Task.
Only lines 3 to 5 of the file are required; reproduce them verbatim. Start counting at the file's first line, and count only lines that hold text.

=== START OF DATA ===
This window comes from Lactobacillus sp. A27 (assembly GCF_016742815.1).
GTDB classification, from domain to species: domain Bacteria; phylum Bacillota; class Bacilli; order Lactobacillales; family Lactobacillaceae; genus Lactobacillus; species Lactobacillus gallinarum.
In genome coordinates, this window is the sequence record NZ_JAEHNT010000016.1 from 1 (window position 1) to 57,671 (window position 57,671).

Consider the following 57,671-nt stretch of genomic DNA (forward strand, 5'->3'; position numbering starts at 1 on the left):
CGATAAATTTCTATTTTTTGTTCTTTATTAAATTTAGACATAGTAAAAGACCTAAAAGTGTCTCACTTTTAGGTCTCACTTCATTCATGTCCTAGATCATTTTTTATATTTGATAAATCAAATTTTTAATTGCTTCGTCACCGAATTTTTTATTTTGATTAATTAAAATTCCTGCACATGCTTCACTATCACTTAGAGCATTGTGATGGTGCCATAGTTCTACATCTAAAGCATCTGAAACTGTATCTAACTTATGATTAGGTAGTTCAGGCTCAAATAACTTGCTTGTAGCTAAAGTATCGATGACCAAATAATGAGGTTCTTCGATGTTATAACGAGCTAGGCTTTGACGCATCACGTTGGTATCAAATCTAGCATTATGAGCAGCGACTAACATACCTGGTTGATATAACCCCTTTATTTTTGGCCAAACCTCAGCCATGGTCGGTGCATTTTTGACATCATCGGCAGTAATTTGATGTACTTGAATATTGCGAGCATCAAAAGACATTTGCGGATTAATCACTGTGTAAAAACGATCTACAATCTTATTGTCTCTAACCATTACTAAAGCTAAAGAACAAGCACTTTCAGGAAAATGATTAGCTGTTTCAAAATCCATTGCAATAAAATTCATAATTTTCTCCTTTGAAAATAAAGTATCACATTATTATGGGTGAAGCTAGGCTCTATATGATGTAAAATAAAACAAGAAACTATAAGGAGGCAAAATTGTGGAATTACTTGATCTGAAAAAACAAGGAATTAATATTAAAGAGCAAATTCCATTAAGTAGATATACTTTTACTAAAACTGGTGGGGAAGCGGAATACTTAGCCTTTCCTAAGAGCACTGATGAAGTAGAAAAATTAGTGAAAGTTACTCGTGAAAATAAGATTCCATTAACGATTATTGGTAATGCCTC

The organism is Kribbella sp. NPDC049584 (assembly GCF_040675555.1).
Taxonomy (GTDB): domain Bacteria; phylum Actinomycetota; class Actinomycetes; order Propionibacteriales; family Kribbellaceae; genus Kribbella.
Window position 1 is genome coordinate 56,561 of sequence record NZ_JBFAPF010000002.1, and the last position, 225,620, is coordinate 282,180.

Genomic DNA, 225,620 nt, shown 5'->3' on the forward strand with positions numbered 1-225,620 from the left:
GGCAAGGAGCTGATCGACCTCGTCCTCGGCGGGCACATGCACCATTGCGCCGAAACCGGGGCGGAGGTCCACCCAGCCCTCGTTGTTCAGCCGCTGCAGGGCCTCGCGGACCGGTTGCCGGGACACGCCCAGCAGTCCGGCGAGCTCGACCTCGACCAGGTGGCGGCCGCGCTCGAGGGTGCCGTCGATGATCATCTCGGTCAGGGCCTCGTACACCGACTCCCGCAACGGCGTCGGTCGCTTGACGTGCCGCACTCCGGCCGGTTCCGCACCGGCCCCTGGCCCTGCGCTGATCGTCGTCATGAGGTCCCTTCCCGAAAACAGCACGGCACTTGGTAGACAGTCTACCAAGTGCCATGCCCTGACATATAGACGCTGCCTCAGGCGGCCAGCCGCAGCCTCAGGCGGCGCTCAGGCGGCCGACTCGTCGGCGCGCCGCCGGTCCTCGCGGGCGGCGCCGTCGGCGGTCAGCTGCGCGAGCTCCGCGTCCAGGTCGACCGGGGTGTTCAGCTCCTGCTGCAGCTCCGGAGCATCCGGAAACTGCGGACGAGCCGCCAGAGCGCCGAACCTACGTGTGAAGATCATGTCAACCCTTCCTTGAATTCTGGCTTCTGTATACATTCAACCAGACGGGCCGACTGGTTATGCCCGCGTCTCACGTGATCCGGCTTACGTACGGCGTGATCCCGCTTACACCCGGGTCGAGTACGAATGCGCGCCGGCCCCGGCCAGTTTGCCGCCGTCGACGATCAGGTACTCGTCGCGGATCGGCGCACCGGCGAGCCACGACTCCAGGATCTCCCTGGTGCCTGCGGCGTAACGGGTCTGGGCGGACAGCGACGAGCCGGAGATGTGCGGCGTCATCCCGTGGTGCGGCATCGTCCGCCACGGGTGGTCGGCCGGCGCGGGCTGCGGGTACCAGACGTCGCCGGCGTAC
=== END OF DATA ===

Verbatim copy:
In genome coordinates, this window is the sequence record NZ_JAEHNT010000016.1 from 1 (window position 1) to 57,671 (window position 57,671).

Consider the following 57,671-nt stretch of genomic DNA (forward strand, 5'->3'; position numbering starts at 1 on the left):
CGATAAATTTCTATTTTTTGTTCTTTATTAAATTTAGACATAGTAAAAGACCTAAAAGTGTCTCACTTTTAGGTCTCACTTCATTCATGTCCTAGATCATTTTTTATATTTGATAAATCAAATTTTTAATTGCTTCGTCACCGAATTTTTTATTTTGATTAATTAAAATTCCTGCACATGCTTCACTATCACTTAGAGCATTGTGATGGTGCCATAGTTCTACATCTAAAGCATCTGAAACTGTATCTAACTTATGATTAGGTAGTTCAGGCTCAAATAACTTGCTTGTAGCTAAAGTATCGATGACCAAATAATGAGGTTCTTCGATGTTATAACGAGCTAGGCTTTGACGCATCACGTTGGTATCAAATCTAGCATTATGAGCAGCGACTAACATACCTGGTTGATATAACCCCTTTATTTTTGGCCAAACCTCAGCCATGGTCGGTGCATTTTTGACATCATCGGCAGTAATTTGATGTACTTGAATATTGCGAGCATCAAAAGACATTTGCGGATTAATCACTGTGTAAAAACGATCTACAATCTTATTGTCTCTAACCATTACTAAAGCTAAAGAACAAGCACTTTCAGGAAAATGATTAGCTGTTTCAAAATCCATTGCAATAAAATTCATAATTTTCTCCTTTGAAAATAAAGTATCACATTATTATGGGTGAAGCTAGGCTCTATATGATGTAAAATAAAACAAGAAACTATAAGGAGGCAAAATTGTGGAATTACTTGATCTGAAAAAACAAGGAATTAATATTAAAGAGCAAATTCCATTAAGTAGATATACTTTTACTAAAACTGGTGGGGAAGCGGAATACTTAGCCTTTCCTAAGAGCACTGATGAAGTAGAAAAATTAGTGAAAGTTACTCGTGAAAATAAGATTCCATTAACGATTATTGGTAATGCCTC